Relevant to: Misrepresentation - Inducement, onus to disprove inducement, and scope of damages for deceit
Issue: Was a misstatement as to the occupancy rate of a tourist resort a material factor in the decision to purchase it, and if so, who bore the onus of establishing/disproving inducement? And if it was, could the Goulds recover property they personally parted with when the actual sale was to Gould Holdings, a company that they set up for that purpose?
Held: The Goulds bore the onus of establishing both misrepresentation and inducement, but once they established that the misrepresentation was made with in the intention to induce, Vaggelas had the evidentiary onus of proving that the statement did NOT, in fact, induce them. As they failed to do this, and since the rights of the company to sue were now worthless, the measure of damages for deceit included the full measure of loss due to their reliance on the statement, even unforeseeable losses.
Relevant to: Misrepresentation - Fraudulent Misrepresentation and scope of damages, relevant factors to discretionary equitable rescission.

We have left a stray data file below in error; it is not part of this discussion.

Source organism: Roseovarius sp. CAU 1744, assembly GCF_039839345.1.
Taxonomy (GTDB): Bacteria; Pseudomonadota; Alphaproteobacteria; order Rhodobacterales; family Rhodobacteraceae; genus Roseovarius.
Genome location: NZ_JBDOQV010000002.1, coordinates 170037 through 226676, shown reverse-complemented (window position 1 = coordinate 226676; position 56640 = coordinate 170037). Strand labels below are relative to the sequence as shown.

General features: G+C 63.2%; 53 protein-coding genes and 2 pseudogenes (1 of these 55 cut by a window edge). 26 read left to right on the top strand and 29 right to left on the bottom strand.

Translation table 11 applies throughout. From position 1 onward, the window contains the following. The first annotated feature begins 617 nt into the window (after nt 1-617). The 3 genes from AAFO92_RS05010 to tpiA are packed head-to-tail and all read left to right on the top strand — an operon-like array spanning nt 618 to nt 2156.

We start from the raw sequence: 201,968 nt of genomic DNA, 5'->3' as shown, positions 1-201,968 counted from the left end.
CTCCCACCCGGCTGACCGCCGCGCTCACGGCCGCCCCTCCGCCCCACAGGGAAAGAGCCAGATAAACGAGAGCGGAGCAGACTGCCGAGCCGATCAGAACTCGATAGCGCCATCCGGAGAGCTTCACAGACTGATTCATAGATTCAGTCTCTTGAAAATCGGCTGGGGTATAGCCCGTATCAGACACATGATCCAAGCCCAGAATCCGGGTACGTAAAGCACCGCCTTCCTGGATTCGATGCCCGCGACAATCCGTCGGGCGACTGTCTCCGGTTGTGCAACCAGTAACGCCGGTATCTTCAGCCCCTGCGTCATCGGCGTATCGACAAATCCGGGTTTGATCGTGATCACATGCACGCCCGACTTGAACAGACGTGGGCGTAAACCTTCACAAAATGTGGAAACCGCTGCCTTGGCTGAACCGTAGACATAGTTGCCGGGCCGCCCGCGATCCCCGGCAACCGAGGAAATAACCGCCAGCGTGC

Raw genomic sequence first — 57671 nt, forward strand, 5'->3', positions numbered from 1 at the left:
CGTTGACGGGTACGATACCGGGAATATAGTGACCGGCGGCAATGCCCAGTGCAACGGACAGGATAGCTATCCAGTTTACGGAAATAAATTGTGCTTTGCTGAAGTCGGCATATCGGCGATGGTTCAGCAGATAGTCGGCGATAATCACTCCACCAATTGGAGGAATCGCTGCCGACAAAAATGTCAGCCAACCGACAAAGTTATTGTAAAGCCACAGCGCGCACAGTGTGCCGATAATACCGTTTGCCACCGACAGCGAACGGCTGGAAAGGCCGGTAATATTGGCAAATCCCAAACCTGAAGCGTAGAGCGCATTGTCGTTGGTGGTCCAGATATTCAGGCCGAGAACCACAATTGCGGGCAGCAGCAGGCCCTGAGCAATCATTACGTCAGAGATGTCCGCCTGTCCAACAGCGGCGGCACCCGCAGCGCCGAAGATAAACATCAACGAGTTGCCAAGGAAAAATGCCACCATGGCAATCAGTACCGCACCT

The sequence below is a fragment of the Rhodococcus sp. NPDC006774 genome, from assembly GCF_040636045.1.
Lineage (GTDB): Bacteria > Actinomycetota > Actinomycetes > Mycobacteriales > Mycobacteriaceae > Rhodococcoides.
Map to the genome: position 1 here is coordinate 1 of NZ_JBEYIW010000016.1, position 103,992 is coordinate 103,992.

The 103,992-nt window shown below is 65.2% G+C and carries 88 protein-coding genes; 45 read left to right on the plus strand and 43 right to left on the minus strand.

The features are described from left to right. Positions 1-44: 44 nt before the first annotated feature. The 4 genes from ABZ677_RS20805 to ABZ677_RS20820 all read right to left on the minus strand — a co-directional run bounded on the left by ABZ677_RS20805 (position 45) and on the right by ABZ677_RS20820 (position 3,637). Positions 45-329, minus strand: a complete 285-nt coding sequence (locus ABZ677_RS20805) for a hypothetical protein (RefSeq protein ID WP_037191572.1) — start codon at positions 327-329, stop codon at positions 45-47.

Issue: Could Kruger rescind the contract for the fruit business on the grounds that one of the material factors was a misrepresentation as to the stores weekly turnover, despite the fact that the business had devalued substantially in the interim period, caused in part by Kruger abandoning the store part-way through the action - and if so, could he claim damages for losses suffered during that interim? Additionally, what was the effect of the contractual warranty as to the stores turnover?
Held: The warranty allowed for a breach of contract claim IF he chose to affirm, rather than rescind, but was not a bar to rescission. As far as rescission went, he could still substantially restore the store, which was all equity required, as he had only taken 20 pounds or so worth of stock, which could be repaid for, and the devaluation had been to not be his fault, but rather than of the defendant's failure to take over the store after it was abandoned, combined with a nearby supermarket that had just opened. Kruger was also awarded interest, Conveyancing costs, and legal costs.
Relevant To: ACL s 18 - scope of 'misleading and deceptive conduct', whether rescission was appropriate.